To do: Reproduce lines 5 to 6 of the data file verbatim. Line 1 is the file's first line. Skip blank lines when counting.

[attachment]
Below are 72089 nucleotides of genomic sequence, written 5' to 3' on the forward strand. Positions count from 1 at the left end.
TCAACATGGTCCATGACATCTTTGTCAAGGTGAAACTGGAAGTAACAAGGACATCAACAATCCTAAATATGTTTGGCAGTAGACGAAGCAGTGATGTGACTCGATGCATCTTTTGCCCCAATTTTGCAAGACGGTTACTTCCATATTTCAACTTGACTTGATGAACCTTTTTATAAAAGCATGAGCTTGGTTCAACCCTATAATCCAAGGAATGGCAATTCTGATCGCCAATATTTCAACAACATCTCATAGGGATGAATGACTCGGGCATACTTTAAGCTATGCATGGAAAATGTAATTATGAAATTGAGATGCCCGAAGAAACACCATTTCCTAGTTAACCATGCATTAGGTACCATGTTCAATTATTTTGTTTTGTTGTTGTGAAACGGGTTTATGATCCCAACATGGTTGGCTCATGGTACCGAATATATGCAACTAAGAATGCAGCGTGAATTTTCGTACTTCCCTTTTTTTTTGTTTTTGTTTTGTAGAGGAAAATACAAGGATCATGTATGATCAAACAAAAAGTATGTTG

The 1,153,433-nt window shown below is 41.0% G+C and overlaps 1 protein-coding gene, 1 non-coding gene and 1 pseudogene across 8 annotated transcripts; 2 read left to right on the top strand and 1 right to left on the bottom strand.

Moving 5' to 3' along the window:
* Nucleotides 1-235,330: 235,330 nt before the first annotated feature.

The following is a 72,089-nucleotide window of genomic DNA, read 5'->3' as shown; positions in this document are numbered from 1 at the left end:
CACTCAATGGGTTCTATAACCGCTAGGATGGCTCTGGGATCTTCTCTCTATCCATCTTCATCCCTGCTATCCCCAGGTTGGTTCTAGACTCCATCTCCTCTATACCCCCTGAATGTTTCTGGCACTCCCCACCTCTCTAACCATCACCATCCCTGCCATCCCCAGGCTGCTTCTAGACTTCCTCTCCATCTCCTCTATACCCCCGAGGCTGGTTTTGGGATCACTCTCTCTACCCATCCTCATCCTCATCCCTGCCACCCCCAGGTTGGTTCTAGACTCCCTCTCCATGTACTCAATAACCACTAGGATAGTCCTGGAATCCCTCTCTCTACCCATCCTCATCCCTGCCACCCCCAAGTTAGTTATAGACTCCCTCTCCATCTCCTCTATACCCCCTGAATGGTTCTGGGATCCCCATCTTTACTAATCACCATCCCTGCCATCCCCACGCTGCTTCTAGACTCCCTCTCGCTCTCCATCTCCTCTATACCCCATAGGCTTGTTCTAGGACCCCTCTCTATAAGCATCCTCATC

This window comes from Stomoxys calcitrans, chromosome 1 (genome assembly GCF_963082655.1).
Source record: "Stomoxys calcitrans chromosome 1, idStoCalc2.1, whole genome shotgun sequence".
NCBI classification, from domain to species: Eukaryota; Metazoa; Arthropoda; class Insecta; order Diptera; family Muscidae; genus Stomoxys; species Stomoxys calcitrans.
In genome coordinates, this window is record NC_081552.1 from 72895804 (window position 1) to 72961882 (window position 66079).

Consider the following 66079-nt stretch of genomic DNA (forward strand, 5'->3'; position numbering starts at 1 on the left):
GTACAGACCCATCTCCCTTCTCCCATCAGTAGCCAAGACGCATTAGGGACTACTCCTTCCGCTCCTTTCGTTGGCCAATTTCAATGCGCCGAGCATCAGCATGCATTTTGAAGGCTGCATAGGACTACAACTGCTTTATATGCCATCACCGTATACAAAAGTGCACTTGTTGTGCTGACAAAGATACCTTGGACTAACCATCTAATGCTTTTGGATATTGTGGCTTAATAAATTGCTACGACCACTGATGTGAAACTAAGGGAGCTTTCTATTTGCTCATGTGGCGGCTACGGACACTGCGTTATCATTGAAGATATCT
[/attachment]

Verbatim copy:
* Nucleotides 1-235,330: 235,330 nt before the first annotated feature.

The following is a 72,089-nucleotide window of genomic DNA, read 5'->3' as shown; positions in this document are numbered from 1 at the left end: